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Profile: Bartak Beartooth
100 Years Lost

Bartak doesn’t remember much about his heritage. Maybe that’s why he joined this adventure party – to learn more about the people to whom he knows he belongs. For as long as he can remember, Bartak has been living with the bears he calls his kin. He was only in his early thirties at the time of the Great Separation. He lost connection with his dwarfen family that day, but after weeks of surviving in the canopied wilderness, he forged a bond with the bears with whom he shared the land. They took him in, taught him their language and their forest’s fruits, gave him a place to call home. The bears’ cave wasn’t anything like Bartak’s faded childhood memories of gilded halls echoing with hearty laughter and miner’s pick clangs, but it kept out the cold and the rain. Hardened by a life in the woods, Bartak learned to tap into the rage of a barbarian on his nightly hunts. He now carries the name Beartooth as a beacon of the beasts’ strength and companionship throughout the quests to come.

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Profile: Vilig Sojet

Vilig’s parents are Shanta and Berion Sojet, cleric/missionaries of a particularly strict sect of Irori that demanded celibacy of its missionaries in the aim for perfection and purity. They helped found the trading post that became Purmeron at which point their sect of Irori granted permission for them to begin a family. The following Summer Vilig was born.

For the past 70 years Vilig has grown up in Purmeron, first as a very young child alongside the children of the first generation of settlers, then as a confused youth seeing his friends take on leadership roles in the blossoming settlement, while his parents kept him to the side, focusing on their family duty to cleanse the land of the undead and to protect the people of the trading post. As he finally ages into his early adulthood as an elf, it is as his childhood human friends pass or diminish around him. For Vilig, Pure Mourn (Purmeron) is less a successful experiment and more a slowly encroaching tomb. The humans and other shorter lived races see Purmeron as a light holding the darkness of death at bay, but he can’t help but see the death in the wilderness and the decline of his childhood friends as one in the same.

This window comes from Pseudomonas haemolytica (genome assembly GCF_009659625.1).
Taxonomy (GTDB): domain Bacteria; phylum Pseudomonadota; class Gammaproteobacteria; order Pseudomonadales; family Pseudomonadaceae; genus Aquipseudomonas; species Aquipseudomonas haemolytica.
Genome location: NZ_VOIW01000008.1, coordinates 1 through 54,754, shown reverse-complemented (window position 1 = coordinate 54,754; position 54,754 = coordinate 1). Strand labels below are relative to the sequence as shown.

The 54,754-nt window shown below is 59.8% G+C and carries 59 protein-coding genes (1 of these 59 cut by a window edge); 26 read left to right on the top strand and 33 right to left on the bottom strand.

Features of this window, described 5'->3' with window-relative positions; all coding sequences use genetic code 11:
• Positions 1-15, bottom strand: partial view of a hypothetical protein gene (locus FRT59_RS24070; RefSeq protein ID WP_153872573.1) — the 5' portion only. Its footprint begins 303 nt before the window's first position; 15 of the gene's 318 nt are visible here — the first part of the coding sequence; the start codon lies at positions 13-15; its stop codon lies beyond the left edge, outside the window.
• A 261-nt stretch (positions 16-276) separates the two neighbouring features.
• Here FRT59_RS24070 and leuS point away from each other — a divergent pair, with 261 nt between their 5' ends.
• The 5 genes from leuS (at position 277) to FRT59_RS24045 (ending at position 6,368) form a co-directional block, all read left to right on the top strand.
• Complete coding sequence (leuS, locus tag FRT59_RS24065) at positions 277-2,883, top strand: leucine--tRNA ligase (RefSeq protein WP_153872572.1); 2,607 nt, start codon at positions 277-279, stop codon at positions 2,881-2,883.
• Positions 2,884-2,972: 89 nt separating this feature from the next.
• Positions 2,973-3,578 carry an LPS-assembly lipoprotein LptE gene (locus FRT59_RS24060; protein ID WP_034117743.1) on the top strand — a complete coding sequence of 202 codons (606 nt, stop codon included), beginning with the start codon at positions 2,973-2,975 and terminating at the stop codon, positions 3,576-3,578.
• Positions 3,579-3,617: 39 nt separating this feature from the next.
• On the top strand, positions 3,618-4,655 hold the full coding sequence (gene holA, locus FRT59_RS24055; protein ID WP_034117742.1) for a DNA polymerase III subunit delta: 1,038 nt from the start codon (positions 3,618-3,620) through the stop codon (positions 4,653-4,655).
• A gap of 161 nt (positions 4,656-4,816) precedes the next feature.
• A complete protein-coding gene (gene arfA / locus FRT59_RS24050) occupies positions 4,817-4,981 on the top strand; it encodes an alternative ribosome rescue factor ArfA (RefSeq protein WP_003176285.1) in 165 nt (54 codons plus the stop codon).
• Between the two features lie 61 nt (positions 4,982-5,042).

Vilig possessed a natural gift for agility, which came in handy as he trained with and later assisted his parents on their patrols and undead hunting parties. Advance scouting fell to him, staying out of direct combat, he grew quite adept at remaining undetected; perfect for patrols or luring a ghoul or zombie into a trap. Later his mother Shanta trained him to fight and defend himself. Vilig chose the rapier as he had formed some romantic notions based on the sailors that had always visited the port. Part of this training was the quick and immediate dispatch of foes; it is unwise to prolong any fight with the undead, give them any chance to strike back.

At the age of 70 Vilig took to the seas; striking a deal with Bracknell Storm, a sea captain who’s ship, The Clarion’s Call, frequently passed through Pure Mourn. He joined up as a crew member with a partial share, later earning his full share through his skill and fearlessness. He left without telling his parents, leaving only a note, knowing they would disapprove of a life not dedicated to the land or their god Irori. He has not been back for 2 years, catching up on life surrounded by the living rather than the dead.